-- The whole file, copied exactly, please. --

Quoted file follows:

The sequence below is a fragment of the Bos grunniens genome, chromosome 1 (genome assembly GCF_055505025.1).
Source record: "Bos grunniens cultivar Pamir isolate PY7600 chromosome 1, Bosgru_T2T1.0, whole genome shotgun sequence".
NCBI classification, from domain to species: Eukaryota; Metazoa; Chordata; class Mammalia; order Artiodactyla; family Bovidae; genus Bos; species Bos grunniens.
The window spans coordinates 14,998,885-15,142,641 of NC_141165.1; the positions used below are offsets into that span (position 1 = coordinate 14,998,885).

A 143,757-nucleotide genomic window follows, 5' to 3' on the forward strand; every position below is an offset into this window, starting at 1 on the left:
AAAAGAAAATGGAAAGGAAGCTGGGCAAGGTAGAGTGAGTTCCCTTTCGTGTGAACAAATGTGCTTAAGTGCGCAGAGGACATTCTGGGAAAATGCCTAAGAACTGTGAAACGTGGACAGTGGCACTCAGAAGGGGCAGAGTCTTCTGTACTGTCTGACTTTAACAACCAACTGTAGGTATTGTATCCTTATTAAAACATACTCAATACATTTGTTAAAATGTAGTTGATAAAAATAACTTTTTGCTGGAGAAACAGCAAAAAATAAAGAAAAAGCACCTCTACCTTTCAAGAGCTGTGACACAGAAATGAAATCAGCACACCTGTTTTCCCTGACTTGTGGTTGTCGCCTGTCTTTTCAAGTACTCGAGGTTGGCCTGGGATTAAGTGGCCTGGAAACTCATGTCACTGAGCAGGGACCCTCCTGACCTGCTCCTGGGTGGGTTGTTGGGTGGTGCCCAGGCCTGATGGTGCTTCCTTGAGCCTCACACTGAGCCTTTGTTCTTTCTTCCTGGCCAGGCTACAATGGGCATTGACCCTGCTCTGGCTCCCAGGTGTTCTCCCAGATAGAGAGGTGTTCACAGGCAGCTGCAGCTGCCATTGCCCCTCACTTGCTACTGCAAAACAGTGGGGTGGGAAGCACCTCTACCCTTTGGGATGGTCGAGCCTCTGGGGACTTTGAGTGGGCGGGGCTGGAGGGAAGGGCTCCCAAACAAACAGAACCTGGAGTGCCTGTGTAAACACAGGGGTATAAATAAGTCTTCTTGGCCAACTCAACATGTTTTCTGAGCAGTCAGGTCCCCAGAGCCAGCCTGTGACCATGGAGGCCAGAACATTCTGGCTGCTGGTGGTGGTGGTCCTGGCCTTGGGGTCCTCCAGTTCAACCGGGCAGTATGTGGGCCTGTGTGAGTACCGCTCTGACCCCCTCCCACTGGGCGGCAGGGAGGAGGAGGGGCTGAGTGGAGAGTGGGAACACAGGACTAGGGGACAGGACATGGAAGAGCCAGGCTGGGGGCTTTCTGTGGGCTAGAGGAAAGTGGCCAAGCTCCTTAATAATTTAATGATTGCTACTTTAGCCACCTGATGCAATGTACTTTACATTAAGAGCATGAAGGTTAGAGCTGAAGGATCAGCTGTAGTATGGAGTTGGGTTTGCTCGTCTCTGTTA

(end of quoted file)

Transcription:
The sequence below is a fragment of the Bos grunniens genome, chromosome 1 (genome assembly GCF_055505025.1).
Source record: "Bos grunniens cultivar Pamir isolate PY7600 chromosome 1, Bosgru_T2T1.0, whole genome shotgun sequence".
NCBI classification, from domain to species: Eukaryota; Metazoa; Chordata; class Mammalia; order Artiodactyla; family Bovidae; genus Bos; species Bos grunniens.
The window spans coordinates 14,998,885-15,142,641 of NC_141165.1; the positions used below are offsets into that span (position 1 = coordinate 14,998,885).

A 143,757-nucleotide genomic window follows, 5' to 3' on the forward strand; every position below is an offset into this window, starting at 1 on the left:
AAAAGAAAATGGAAAGGAAGCTGGGCAAGGTAGAGTGAGTTCCCTTTCGTGTGAACAAATGTGCTTAAGTGCGCAGAGGACATTCTGGGAAAATGCCTAAGAACTGTGAAACGTGGACAGTGGCACTCAGAAGGGGCAGAGTCTTCTGTACTGTCTGACTTTAACAACCAACTGTAGGTATTGTATCCTTATTAAAACATACTCAATACATTTGTTAAAATGTAGTTGATAAAAATAACTTTTTGCTGGAGAAACAGCAAAAAATAAAGAAAAAGCACCTCTACCTTTCAAGAGCTGTGACACAGAAATGAAATCAGCACACCTGTTTTCCCTGACTTGTGGTTGTCGCCTGTCTTTTCAAGTACTCGAGGTTGGCCTGGGATTAAGTGGCCTGGAAACTCATGTCACTGAGCAGGGACCCTCCTGACCTGCTCCTGGGTGGGTTGTTGGGTGGTGCCCAGGCCTGATGGTGCTTCCTTGAGCCTCACACTGAGCCTTTGTTCTTTCTTCCTGGCCAGGCTACAATGGGCATTGACCCTGCTCTGGCTCCCAGGTGTTCTCCCAGATAGAGAGGTGTTCACAGGCAGCTGCAGCTGCCATTGCCCCTCACTTGCTACTGCAAAACAGTGGGGTGGGAAGCACCTCTACCCTTTGGGATGGTCGAGCCTCTGGGGACTTTGAGTGGGCGGGGCTGGAGGGAAGGGCTCCCAAACAAACAGAACCTGGAGTGCCTGTGTAAACACAGGGGTATAAATAAGTCTTCTTGGCCAACTCAACATGTTTTCTGAGCAGTCAGGTCCCCAGAGCCAGCCTGTGACCATGGAGGCCAGAACATTCTGGCTGCTGGTGGTGGTGGTCCTGGCCTTGGGGTCCTCCAGTTCAACCGGGCAGTATGTGGGCCTGTGTGAGTACCGCTCTGACCCCCTCCCACTGGGCGGCAGGGAGGAGGAGGGGCTGAGTGGAGAGTGGGAACACAGGACTAGGGGACAGGACATGGAAGAGCCAGGCTGGGGGCTTTCTGTGGGCTAGAGGAAAGTGGCCAAGCTCCTTAATAATTTAATGATTGCTACTTTAGCCACCTGATGCAATGTACTTTACATTAAGAGCATGAAGGTTAGAGCTGAAGGATCAGCTGTAGTATGGAGTTGGGTTTGCTCGTCTCTGTTA